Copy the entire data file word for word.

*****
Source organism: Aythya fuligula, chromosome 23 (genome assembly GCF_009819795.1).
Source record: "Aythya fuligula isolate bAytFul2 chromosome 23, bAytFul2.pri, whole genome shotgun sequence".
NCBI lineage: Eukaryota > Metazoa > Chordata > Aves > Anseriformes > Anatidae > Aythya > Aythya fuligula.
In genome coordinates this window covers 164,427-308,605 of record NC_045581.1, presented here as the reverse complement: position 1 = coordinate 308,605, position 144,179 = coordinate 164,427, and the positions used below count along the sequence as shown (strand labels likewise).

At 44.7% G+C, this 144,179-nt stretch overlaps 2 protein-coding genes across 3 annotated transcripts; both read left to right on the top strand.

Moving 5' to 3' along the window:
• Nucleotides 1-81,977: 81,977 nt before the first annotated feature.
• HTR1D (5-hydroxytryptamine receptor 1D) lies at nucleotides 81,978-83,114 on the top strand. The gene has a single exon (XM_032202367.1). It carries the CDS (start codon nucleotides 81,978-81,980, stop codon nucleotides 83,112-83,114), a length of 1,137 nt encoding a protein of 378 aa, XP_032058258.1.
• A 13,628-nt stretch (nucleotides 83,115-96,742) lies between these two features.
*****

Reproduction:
Source organism: Aythya fuligula, chromosome 23 (genome assembly GCF_009819795.1).
Source record: "Aythya fuligula isolate bAytFul2 chromosome 23, bAytFul2.pri, whole genome shotgun sequence".
NCBI lineage: Eukaryota > Metazoa > Chordata > Aves > Anseriformes > Anatidae > Aythya > Aythya fuligula.
In genome coordinates this window covers 164,427-308,605 of record NC_045581.1, presented here as the reverse complement: position 1 = coordinate 308,605, position 144,179 = coordinate 164,427, and the positions used below count along the sequence as shown (strand labels likewise).

At 44.7% G+C, this 144,179-nt stretch overlaps 2 protein-coding genes across 3 annotated transcripts; both read left to right on the top strand.

Moving 5' to 3' along the window:
• Nucleotides 1-81,977: 81,977 nt before the first annotated feature.
• HTR1D (5-hydroxytryptamine receptor 1D) lies at nucleotides 81,978-83,114 on the top strand. The gene has a single exon (XM_032202367.1). It carries the CDS (start codon nucleotides 81,978-81,980, stop codon nucleotides 83,112-83,114), a length of 1,137 nt encoding a protein of 378 aa, XP_032058258.1.
• A 13,628-nt stretch (nucleotides 83,115-96,742) lies between these two features.